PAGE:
Thursday, 11 December 2014

Alstonefield Church


During the summer I visited Alstonefield Church. It was a late June day and the wild flowers rich in colour crowded round the grave stones. It was a place to take in the wonderful countryside and reflect.  Alstonefield is interesting in that some of the oldest gravestones in the country stand in the church yard. The oldest I saw belonged to Alice Green who died in April 1518. There seem to be others of a similar age. The beginning of the 16th century is a very interesting time. Within a 50 year period from 1490 to 1540 a person like Alice would have heard of new countries being found  across the western sea, new ideas of Luther and Calvin were challenging the orthodoxies of faith , books were published on the new printing presses to spread new ideas. I wonder if Alice Green was aware of the radical transformations.  Or was Alstonefield too remote a backwater place that by the time of her death in the second decade of the 16th century the news had not reached the community?

Inside the church are impressively ornate pews carved by a local craftsman sometime in the 1630s as well as a Jacobean three decker pew with sub ordinate clerk’s seat and the family pew of the Cotton family painted green and also dating from the 17th century.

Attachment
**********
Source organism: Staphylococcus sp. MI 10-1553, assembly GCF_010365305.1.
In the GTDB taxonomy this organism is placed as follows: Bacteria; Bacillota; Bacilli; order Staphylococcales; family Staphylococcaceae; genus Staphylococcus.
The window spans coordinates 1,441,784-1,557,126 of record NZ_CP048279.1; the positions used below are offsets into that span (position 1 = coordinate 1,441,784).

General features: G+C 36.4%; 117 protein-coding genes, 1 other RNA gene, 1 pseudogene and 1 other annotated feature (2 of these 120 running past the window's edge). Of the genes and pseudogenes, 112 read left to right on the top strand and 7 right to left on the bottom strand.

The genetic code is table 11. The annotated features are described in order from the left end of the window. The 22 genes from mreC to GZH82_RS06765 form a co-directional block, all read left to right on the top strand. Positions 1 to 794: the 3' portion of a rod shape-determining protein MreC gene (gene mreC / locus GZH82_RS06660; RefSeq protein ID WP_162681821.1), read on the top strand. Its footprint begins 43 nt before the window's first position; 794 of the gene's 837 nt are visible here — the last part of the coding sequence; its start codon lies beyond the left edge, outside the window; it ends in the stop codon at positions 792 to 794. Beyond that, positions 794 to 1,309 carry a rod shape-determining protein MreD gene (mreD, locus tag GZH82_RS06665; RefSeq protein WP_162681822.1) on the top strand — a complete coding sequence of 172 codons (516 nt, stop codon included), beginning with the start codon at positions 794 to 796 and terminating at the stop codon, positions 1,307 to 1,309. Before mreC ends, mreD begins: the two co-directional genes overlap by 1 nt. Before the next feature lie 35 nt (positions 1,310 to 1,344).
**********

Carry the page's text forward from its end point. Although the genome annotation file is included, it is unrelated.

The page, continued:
One item I had not seen before. It was discovered in the rubble several years ago and now  fixed on the wall. It was described as a head of Sheela Na gig, a carved fertility figure from about 1100. The figure is usually quite a sexually graphic one. A very good example , if not explicit one is outside the 12th century Church at Kilpeck in Herefordshire. There is some debate on whether Sheela Na gigs were first carved at around the time of the Norman Conquest or whether they are from an earlier time and are representative of a pagan tradition that clung on in the more remote areas. Another interpretation is that they were  warnings against lust.

It has been suggested to me that the Alstonefield figure is not a Sheela Na gig at all, but the remnants of the head of the triple goddess. A better example of the stone head of this deity exists not too far away  in a porch at Grindon Church. The triple goddess theme is common to a number of religions including the Celts and the Norse. In Irish tradition the Morrigan are depicted as three powerful goddesses who influence power, battle and sovereignty. Some suggest that Morgan le Fay of Arthurian legend is a later representation of the Morrigans. The Norns in the Norse tradition are female beings who control the destiny of the Gods and men. And some neo pagans believe that the early Christian Church accommodated ancient beliefs such as the Goddesses in their own beliefs in for instance the Three Marys.


Whatever the stone represents, at some point in the past the Alstonefield figure was wrenched from the wall and buried in rubble to resurface in the early 21st century. Perhaps it was the result of the early Protestant zeal directed at idolatry and graven images that first occurs  in the period that Alice Green lived.